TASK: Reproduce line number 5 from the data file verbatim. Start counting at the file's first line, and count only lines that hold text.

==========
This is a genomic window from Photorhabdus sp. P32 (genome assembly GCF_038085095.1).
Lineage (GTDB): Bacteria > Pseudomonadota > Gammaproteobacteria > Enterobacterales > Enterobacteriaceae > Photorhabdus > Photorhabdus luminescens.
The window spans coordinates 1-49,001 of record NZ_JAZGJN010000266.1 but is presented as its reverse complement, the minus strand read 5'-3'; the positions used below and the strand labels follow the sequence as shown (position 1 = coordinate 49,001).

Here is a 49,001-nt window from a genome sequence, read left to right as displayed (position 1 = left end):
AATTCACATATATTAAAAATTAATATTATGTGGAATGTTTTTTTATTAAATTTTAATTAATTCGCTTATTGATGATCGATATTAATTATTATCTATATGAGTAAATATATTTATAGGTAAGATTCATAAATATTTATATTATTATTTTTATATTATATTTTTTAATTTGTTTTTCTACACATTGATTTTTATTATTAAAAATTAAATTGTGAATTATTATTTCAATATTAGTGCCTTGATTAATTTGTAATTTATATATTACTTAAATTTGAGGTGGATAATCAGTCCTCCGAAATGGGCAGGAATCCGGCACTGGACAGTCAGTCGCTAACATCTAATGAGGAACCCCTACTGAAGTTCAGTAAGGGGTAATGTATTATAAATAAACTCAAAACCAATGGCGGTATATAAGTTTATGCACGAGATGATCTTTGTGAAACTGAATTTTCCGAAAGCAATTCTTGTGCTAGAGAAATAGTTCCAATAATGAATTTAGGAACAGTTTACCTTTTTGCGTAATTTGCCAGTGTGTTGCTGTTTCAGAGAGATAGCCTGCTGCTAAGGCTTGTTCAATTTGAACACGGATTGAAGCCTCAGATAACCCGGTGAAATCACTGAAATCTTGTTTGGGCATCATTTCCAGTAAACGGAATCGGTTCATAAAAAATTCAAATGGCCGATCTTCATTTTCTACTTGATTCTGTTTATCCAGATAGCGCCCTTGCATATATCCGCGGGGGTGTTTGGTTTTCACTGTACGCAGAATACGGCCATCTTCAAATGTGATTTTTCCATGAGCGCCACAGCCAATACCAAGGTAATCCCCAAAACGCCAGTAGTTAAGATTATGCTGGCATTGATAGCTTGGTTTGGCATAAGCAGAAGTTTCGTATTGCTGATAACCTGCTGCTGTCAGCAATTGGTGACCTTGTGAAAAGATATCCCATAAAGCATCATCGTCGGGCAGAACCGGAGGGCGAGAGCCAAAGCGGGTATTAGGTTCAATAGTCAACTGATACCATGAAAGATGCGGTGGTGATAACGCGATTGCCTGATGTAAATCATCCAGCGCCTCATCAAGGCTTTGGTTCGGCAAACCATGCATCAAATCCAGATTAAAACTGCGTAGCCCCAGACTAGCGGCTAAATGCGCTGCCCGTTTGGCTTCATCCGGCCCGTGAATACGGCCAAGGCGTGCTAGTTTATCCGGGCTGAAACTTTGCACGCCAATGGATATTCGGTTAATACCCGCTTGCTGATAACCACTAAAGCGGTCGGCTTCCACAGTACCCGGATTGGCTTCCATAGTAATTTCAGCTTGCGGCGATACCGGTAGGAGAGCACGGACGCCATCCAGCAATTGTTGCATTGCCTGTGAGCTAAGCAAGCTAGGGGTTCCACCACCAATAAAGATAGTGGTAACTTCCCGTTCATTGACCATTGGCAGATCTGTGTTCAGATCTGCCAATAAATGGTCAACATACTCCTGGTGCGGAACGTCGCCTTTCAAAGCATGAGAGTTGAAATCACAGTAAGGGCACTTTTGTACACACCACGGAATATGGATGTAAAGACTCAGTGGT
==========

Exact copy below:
AATTCACATATATTAAAAATTAATATTATGTGGAATGTTTTTTTATTAAATTTTAATTAATTCGCTTATTGATGATCGATATTAATTATTATCTATATGAGTAAATATATTTATAGGTAAGATTCATAAATATTTATATTATTATTTTTATATTATATTTTTTAATTTGTTTTTCTACACATTGATTTTTATTATTAAAAATTAAATTGTGAATTATTATTTCAATATTAGTGCCTTGATTAATTTGTAATTTATATATTACTTAAATTTGAGGTGGATAATCAGTCCTCCGAAATGGGCAGGAATCCGGCACTGGACAGTCAGTCGCTAACATCTAATGAGGAACCCCTACTGAAGTTCAGTAAGGGGTAATGTATTATAAATAAACTCAAAACCAATGGCGGTATATAAGTTTATGCACGAGATGATCTTTGTGAAACTGAATTTTCCGAAAGCAATTCTTGTGCTAGAGAAATAGTTCCAATAATGAATTTAGGAACAGTTTACCTTTTTGCGTAATTTGCCAGTGTGTTGCTGTTTCAGAGAGATAGCCTGCTGCTAAGGCTTGTTCAATTTGAACACGGATTGAAGCCTCAGATAACCCGGTGAAATCACTGAAATCTTGTTTGGGCATCATTTCCAGTAAACGGAATCGGTTCATAAAAAATTCAAATGGCCGATCTTCATTTTCTACTTGATTCTGTTTATCCAGATAGCGCCCTTGCATATATCCGCGGGGGTGTTTGGTTTTCACTGTACGCAGAATACGGCCATCTTCAAATGTGATTTTTCCATGAGCGCCACAGCCAATACCAAGGTAATCCCCAAAACGCCAGTAGTTAAGATTATGCTGGCATTGATAGCTTGGTTTGGCATAAGCAGAAGTTTCGTATTGCTGATAACCTGCTGCTGTCAGCAATTGGTGACCTTGTGAAAAGATATCCCATAAAGCATCATCGTCGGGCAGAACCGGAGGGCGAGAGCCAAAGCGGGTATTAGGTTCAATAGTCAACTGATACCATGAAAGATGCGGTGGTGATAACGCGATTGCCTGATGTAAATCATCCAGCGCCTCATCAAGGCTTTGGTTCGGCAAACCATGCATCAAATCCAGATTAAAACTGCGTAGCCCCAGACTAGCGGCTAAATGCGCTGCCCGTTTGGCTTCATCCGGCCCGTGAATACGGCCAAGGCGTGCTAGTTTATCCGGGCTGAAACTTTGCACGCCAATGGATATTCGGTTAATACCCGCTTGCTGATAACCACTAAAGCGGTCGGCTTCCACAGTACCCGGATTGGCTTCCATAGTAATTTCAGCTTGCGGCGATACCGGTAGGAGAGCACGGACGCCATCCAGCAATTGTTGCATTGCCTGTGAGCTAAGCAAGCTAGGGGTTCCACCACCAATAAAGATAGTGGTAACTTCCCGTTCATTGACCATTGGCAGATCTGTGTTCAGATCTGCCAATAAATGGTCAACATACTCCTGGTGCGGAACGTCGCCTTTCAAAGCATGAGAGTTGAAATCACAGTAAGGGCACTTTTGTACACACCACGGAATATGGATGTAAAGACTCAGTGGT